identified himself as of Iranian origin, who was pretty much spouting
the Israeli party line (Israel is the only democracy in the Middle East,
Palestinians are treated better than they are anywhere else, etc.). We were joined by a pudgy young black guy who said, “I’m just listening.”
I finally pulled myself away, having lost patience with both the Iranian
and the incense. In my attempt to extricate myself, I said,  “My name is
Vicki.” The Iranian said nothing; Openface said, “I love you.”

I asked at the info table what people did about toilets, and was
directed to McDonald’s, half a block away.  Before I located the women’s
room I was online for the men’s room, along with another women. The
sweet guy in front of me said he had been in Central Park earlier. I
asked what had been going up there. Nothing political, he explained. He
had met a girl at the occupation, and before she caught the train back
to Long Island, they had hung out in Central Park.

Then I went home.

* * * * * * *

#OccupyWallStreet – second visit – 10/25/11

Dear Folks,

On Thursday I made my second visit to #OWS, a quickie, two weeks after
my first trip. Things have changed. Near the Help Desk was a big sign
with about 10 guidelines–no drugs or alcohol, no violence, etc. Perhaps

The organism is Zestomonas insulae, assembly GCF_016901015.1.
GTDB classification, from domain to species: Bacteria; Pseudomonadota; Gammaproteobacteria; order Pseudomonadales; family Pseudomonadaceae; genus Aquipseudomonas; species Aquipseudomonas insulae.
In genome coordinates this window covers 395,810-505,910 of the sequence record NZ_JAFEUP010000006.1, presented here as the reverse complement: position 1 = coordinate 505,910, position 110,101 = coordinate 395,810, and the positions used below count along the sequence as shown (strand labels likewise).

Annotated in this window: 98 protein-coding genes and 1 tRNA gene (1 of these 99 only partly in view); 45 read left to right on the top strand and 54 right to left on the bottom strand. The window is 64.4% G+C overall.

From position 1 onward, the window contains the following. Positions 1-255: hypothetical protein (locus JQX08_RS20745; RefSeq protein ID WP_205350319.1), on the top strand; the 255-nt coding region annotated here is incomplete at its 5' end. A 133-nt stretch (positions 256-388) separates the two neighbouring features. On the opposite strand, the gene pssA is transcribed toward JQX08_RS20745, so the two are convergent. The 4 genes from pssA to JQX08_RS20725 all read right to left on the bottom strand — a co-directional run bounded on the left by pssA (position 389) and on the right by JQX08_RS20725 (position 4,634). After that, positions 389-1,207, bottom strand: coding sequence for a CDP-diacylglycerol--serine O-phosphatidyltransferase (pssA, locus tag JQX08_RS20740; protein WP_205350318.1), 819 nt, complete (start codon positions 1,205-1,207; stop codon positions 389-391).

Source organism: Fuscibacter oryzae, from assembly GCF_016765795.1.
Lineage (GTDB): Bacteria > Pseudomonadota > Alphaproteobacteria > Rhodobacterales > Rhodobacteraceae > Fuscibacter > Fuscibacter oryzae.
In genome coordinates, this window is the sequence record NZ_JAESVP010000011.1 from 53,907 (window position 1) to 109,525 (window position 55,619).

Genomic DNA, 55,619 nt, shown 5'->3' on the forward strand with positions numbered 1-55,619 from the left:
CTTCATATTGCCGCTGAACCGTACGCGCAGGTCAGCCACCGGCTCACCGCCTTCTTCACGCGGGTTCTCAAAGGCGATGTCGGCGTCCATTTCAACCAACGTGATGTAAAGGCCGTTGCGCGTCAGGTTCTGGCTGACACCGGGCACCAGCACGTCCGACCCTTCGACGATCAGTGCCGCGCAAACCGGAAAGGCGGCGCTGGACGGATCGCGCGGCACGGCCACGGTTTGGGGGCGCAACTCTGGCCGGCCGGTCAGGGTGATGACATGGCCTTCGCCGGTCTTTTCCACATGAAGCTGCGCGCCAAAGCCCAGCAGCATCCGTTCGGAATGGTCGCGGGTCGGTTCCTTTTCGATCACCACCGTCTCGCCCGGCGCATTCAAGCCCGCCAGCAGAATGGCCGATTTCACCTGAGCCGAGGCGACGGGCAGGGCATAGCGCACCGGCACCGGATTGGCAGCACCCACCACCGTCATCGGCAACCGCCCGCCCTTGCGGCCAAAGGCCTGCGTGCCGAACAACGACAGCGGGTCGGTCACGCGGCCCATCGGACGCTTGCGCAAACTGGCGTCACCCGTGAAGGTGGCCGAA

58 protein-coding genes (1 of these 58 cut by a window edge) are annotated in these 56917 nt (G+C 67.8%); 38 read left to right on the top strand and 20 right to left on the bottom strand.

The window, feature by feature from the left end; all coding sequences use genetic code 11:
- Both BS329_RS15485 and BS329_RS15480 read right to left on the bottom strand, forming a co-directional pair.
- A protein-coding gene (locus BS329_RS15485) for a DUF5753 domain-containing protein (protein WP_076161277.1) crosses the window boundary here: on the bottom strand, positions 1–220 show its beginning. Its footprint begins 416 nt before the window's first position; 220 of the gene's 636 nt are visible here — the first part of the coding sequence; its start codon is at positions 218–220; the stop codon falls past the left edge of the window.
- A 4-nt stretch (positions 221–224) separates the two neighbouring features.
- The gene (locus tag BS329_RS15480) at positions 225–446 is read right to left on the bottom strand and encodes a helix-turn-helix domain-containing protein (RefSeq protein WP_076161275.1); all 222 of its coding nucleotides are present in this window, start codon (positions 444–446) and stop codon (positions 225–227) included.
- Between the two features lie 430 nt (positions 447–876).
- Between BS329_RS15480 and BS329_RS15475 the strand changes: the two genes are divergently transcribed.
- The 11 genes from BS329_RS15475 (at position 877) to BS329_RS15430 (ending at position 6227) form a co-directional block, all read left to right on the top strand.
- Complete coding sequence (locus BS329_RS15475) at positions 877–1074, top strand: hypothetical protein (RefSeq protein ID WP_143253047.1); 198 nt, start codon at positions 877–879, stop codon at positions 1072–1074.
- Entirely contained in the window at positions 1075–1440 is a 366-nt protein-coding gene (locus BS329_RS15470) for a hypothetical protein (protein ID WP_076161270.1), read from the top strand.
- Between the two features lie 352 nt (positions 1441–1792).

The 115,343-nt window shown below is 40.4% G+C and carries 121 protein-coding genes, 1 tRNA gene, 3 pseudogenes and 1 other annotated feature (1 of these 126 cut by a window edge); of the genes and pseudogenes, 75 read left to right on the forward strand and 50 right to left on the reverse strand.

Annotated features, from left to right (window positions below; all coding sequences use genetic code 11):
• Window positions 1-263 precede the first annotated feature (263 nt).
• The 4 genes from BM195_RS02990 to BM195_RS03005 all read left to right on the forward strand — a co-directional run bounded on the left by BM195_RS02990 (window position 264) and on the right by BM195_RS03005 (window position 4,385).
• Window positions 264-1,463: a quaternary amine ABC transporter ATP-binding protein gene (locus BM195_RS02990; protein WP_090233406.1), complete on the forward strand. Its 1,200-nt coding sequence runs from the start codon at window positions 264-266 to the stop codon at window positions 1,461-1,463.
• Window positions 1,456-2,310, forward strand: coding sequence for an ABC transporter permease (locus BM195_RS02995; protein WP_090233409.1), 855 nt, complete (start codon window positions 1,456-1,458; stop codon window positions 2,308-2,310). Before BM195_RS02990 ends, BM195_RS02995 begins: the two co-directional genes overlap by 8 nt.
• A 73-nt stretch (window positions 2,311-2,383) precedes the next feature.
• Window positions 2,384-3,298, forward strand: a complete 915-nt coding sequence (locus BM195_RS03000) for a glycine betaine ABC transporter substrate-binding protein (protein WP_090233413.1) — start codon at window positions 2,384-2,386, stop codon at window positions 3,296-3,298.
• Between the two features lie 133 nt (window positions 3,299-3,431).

as a result, there was no smell of incense, so being there was much more
pleasant for me.

I headed into the middle of the park to look for the clothing drop-off
site. This time the only person I knew was the surly American Indian guy
who used to work at the Yippie Cafe on Bleecker St. I said hello, &

asked where the clothing depot was. He pointed me farther on, and
grumbled that the clothes needed to be clean. I refused to take the bait
and forged ahead. Now there are racks and hangers for the clothing–much
more satisfying that just leaving bags of stuff. A tall, gaunt man with
a nose ring grabbed a quilted vest, then held a small flashlight to
shine on the rack I was filling up. When I finished, I said, “I
appreciated the light. I figured you were looking for more clothes, but
it made it easier for me.”

He said, “No, I was doing it to help you.”

I had a few non-clothing items, including a plastic cigar that I had
been saving for a street-theater prop. Next to the clothing racks was a